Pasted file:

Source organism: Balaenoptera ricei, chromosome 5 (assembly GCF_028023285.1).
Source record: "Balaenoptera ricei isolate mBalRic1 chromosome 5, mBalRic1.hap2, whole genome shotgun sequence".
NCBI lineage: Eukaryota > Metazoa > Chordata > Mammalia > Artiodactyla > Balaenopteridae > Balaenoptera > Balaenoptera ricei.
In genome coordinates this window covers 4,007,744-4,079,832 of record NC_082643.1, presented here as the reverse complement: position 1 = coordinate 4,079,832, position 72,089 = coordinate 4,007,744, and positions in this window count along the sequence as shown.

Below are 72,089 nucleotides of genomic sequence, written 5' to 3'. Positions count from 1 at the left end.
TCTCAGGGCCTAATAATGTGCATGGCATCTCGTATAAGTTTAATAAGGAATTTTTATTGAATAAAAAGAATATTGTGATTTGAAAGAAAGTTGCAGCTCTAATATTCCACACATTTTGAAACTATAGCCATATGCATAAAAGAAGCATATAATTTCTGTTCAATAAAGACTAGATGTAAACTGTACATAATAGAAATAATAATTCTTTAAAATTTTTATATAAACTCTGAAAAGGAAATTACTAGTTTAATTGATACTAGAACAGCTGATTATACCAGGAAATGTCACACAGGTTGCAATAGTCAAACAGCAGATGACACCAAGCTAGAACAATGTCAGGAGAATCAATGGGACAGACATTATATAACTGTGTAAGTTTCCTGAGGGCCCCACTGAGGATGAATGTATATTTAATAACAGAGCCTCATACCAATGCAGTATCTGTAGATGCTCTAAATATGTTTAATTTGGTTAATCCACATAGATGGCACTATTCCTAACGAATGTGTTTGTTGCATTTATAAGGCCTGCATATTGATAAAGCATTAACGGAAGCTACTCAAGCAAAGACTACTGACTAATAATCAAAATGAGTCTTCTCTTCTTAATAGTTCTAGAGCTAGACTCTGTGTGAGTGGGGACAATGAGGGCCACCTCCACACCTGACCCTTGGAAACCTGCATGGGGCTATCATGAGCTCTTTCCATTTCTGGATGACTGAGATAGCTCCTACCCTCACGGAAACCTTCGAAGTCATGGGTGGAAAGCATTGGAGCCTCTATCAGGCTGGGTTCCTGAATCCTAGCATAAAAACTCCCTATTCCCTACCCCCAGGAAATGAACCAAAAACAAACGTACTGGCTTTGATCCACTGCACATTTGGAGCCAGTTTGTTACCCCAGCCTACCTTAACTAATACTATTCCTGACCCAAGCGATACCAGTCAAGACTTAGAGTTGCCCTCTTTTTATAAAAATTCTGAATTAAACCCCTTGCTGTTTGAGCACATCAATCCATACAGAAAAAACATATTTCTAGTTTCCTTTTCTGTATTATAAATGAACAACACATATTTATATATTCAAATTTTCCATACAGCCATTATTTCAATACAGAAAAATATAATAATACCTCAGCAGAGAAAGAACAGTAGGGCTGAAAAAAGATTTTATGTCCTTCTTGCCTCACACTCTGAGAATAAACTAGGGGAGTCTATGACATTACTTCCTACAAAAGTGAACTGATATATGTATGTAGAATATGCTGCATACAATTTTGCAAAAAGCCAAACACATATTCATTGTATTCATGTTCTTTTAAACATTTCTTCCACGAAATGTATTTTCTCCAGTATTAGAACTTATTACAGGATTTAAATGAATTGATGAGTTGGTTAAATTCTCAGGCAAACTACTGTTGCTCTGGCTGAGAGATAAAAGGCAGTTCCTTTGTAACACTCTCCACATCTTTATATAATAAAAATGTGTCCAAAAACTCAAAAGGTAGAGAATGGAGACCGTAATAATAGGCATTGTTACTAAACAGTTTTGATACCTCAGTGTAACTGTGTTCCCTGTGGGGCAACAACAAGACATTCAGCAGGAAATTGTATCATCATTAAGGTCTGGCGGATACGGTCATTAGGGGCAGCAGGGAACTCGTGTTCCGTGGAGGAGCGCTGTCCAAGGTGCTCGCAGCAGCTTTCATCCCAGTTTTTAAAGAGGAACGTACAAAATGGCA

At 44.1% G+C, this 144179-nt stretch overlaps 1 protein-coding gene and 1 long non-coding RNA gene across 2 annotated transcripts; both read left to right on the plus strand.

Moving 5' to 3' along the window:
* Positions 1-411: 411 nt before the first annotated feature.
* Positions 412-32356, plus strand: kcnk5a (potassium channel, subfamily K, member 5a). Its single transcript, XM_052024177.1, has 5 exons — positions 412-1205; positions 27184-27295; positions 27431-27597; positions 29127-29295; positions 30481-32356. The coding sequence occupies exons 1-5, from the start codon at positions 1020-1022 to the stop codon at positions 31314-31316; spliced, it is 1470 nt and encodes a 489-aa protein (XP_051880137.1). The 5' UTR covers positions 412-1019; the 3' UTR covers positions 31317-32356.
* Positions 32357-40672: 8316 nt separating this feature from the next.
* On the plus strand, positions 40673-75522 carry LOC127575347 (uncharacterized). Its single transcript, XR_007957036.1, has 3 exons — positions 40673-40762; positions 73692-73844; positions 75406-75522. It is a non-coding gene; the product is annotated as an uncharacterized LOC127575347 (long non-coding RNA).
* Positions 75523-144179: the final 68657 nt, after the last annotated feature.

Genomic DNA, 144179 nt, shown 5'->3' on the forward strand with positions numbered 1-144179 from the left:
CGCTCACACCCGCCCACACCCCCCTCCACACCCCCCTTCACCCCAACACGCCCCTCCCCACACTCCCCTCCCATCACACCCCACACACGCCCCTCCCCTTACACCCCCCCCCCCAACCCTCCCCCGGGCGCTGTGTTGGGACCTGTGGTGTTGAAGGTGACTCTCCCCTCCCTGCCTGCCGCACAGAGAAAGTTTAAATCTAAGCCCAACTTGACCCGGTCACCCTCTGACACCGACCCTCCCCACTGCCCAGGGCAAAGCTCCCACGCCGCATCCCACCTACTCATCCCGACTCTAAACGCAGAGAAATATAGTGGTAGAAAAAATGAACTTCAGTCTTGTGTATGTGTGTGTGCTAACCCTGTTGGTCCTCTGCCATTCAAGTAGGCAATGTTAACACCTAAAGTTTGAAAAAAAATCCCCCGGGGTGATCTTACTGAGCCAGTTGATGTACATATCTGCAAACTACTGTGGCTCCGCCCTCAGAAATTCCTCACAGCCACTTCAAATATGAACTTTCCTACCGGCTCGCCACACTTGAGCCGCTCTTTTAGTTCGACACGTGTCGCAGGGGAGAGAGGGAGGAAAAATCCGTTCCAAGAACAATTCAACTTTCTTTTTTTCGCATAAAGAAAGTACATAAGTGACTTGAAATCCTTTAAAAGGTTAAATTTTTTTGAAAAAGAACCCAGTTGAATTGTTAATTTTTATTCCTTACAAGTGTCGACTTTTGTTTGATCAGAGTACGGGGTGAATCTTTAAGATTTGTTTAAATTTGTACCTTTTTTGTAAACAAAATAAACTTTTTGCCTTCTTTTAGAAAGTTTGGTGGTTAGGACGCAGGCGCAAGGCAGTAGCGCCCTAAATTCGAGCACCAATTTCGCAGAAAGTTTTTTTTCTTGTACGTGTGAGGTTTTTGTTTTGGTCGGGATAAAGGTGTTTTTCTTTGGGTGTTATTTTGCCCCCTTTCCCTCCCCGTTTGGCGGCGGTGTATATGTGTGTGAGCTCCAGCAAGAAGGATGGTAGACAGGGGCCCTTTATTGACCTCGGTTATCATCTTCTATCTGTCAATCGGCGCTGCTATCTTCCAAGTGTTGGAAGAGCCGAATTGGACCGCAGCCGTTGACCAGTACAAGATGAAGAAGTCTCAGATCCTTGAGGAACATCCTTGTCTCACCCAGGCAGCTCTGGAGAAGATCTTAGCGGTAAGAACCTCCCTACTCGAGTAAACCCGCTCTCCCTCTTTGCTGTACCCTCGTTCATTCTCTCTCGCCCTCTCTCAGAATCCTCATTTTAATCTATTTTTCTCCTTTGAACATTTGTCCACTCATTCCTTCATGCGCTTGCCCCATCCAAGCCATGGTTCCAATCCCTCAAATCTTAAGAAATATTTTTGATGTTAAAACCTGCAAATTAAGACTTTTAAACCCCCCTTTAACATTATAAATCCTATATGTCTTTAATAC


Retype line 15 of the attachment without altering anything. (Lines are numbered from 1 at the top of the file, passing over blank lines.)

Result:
CGCTCACACCCGCCCACACCCCCCTCCACACCCCCCTTCACCCCAACACGCCCCTCCCCACACTCCCCTCCCATCACACCCCACACACGCCCCTCCCCTTACACCCCCCCCCCCAACCCTCCCCCGGGCGCTGTGTTGGGACCTGTGGTGTTGAAGGTGACTCTCCCCTCCCTGCCTGCCGCACAGAGAAAGTTTAAATCTAAGCCCAACTTGACCCGGTCACCCTCTGACACCGACCCTCCCCACTGCCCAGGGCAAAGCTCCCACGCCGCATCCCACCTACTCATCCCGACTCTAAACGCAGAGAAATATAGTGGTAGAAAAAATGAACTTCAGTCTTGTGTATGTGTGTGTGCTAACCCTGTTGGTCCTCTGCCATTCAAGTAGGCAATGTTAACACCTAAAGTTTGAAAAAAAATCCCCCGGGGTGATCTTACTGAGCCAGTTGATGTACATATCTGCAAACTACTGTGGCTCCGCCCTCAGAAATTCCTCACAGCCACTTCAAATATGAACTTTCCTACCGGCTCGCCACACTTGAGCCGCTCTTTTAGTTCGACACGTGTCGCAGGGGAGAGAGGGAGGAAAAATCCGTTCCAAGAACAATTCAACTTTCTTTTTTTCGCATAAAGAAAGTACATAAGTGACTTGAAATCCTTTAAAAGGTTAAATTTTTTTGAAAAAGAACCCAGTTGAATTGTTAATTTTTATTCCTTACAAGTGTCGACTTTTGTTTGATCAGAGTACGGGGTGAATCTTTAAGATTTGTTTAAATTTGTACCTTTTTTGTAAACAAAATAAACTTTTTGCCTTCTTTTAGAAAGTTTGGTGGTTAGGACGCAGGCGCAAGGCAGTAGCGCCCTAAATTCGAGCACCAATTTCGCAGAAAGTTTTTTTTCTTGTACGTGTGAGGTTTTTGTTTTGGTCGGGATAAAGGTGTTTTTCTTTGGGTGTTATTTTGCCCCCTTTCCCTCCCCGTTTGGCGGCGGTGTATATGTGTGTGAGCTCCAGCAAGAAGGATGGTAGACAGGGGCCCTTTATTGACCTCGGTTATCATCTTCTATCTGTCAATCGGCGCTGCTATCTTCCAAGTGTTGGAAGAGCCGAATTGGACCGCAGCCGTTGACCAGTACAAGATGAAGAAGTCTCAGATCCTTGAGGAACATCCTTGTCTCACCCAGGCAGCTCTGGAGAAGATCTTAGCGGTAAGAACCTCCCTACTCGAGTAAACCCGCTCTCCCTCTTTGCTGTACCCTCGTTCATTCTCTCTCGCCCTCTCTCAGAATCCTCATTTTAATCTATTTTTCTCCTTTGAACATTTGTCCACTCATTCCTTCATGCGCTTGCCCCATCCAAGCCATGGTTCCAATCCCTCAAATCTTAAGAAATATTTTTGATGTTAAAACCTGCAAATTAAGACTTTTAAACCCCCCTTTAACATTATAAATCCTATATGTCTTTAATAC